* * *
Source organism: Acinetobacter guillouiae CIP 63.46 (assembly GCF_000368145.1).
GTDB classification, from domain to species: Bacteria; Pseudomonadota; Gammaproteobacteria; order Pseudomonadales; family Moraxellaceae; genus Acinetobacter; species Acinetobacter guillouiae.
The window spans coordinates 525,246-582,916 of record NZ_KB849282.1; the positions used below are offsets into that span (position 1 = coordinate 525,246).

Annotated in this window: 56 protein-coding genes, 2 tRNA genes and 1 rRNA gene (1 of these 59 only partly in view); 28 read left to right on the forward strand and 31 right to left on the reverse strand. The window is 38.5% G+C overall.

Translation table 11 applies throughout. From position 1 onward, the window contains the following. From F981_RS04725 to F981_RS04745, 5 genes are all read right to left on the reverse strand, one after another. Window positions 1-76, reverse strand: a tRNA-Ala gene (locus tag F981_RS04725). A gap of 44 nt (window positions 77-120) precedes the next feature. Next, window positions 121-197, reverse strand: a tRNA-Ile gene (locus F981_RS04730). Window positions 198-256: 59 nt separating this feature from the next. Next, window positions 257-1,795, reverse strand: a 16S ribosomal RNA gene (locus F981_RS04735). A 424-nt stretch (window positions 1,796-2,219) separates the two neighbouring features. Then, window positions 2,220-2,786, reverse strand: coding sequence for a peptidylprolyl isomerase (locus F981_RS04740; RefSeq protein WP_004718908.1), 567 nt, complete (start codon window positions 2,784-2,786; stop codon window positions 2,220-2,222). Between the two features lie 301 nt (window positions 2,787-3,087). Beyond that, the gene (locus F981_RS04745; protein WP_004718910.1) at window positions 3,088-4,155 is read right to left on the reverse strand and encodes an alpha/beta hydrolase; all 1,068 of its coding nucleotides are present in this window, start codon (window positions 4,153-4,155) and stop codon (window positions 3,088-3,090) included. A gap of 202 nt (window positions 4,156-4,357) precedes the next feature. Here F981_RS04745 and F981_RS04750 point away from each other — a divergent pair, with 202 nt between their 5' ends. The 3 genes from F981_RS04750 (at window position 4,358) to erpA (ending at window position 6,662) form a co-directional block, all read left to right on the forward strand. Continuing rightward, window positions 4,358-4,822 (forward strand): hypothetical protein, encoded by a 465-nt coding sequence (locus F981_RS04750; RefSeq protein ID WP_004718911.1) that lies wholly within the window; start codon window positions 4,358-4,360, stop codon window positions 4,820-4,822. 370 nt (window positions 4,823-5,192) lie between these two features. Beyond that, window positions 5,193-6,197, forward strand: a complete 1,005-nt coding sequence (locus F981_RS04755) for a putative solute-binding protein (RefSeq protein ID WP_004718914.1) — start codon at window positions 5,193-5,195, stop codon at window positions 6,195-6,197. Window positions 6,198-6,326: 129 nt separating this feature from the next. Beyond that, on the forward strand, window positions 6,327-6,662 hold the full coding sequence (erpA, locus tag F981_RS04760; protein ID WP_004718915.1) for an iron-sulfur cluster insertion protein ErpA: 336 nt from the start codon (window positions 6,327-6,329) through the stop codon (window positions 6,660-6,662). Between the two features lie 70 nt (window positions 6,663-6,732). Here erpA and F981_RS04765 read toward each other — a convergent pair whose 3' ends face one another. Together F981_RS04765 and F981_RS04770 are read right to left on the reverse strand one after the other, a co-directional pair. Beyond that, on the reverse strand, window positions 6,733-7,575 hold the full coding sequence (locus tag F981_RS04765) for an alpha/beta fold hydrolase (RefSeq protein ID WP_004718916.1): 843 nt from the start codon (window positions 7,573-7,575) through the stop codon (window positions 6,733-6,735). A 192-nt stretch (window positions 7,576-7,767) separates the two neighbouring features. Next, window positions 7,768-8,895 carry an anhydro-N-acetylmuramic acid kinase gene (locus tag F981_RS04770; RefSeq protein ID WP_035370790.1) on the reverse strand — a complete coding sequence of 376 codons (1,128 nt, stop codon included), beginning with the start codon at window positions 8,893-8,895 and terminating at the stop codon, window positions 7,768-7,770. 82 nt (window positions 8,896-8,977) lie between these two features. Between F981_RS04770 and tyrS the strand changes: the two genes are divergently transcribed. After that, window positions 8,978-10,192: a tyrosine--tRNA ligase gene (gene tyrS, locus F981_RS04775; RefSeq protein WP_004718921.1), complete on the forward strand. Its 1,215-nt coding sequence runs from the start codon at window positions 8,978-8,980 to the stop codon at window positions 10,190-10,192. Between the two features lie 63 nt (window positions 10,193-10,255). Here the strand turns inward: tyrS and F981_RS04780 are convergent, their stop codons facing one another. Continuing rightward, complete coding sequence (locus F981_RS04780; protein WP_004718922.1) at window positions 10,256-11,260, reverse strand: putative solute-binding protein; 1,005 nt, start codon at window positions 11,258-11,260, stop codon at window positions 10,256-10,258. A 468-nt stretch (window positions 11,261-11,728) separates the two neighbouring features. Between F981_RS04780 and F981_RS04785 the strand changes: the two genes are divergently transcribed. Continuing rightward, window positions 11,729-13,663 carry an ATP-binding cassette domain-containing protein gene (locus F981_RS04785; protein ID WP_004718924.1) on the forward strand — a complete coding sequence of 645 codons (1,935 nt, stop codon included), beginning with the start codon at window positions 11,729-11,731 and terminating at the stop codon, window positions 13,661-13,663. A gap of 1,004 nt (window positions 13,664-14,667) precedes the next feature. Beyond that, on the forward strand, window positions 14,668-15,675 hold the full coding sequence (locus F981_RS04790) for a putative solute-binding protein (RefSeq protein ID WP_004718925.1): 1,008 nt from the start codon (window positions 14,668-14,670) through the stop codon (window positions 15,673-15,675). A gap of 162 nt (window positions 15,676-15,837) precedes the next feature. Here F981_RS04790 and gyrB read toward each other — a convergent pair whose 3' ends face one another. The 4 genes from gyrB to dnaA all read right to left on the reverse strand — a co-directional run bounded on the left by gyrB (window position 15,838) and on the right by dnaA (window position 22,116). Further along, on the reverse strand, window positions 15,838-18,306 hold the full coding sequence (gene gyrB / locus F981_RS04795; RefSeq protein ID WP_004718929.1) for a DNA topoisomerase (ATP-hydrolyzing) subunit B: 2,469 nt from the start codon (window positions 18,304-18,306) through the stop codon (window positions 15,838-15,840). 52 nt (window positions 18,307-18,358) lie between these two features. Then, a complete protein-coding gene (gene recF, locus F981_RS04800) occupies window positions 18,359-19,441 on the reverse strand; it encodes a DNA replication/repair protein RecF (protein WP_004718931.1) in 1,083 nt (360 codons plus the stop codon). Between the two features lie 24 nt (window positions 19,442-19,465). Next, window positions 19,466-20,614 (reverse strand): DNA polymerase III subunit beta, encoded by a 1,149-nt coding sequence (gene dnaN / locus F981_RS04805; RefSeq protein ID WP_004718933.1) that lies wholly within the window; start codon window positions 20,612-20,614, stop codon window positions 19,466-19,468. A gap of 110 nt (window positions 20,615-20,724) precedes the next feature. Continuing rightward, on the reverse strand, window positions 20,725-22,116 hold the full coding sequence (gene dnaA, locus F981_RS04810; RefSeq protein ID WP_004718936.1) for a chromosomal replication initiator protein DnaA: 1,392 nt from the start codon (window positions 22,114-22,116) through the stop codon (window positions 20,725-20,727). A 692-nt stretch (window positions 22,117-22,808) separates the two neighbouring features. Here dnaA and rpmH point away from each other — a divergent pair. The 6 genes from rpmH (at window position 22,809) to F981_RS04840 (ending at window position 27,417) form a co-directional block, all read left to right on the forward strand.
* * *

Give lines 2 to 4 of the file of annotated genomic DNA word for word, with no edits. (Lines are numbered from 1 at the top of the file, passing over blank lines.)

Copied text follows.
GTDB classification, from domain to species: Bacteria; Pseudomonadota; Gammaproteobacteria; order Pseudomonadales; family Moraxellaceae; genus Acinetobacter; species Acinetobacter guillouiae.
The window spans coordinates 525,246-582,916 of record NZ_KB849282.1; the positions used below are offsets into that span (position 1 = coordinate 525,246).

Annotated in this window: 56 protein-coding genes, 2 tRNA genes and 1 rRNA gene (1 of these 59 only partly in view); 28 read left to right on the forward strand and 31 right to left on the reverse strand. The window is 38.5% G+C overall.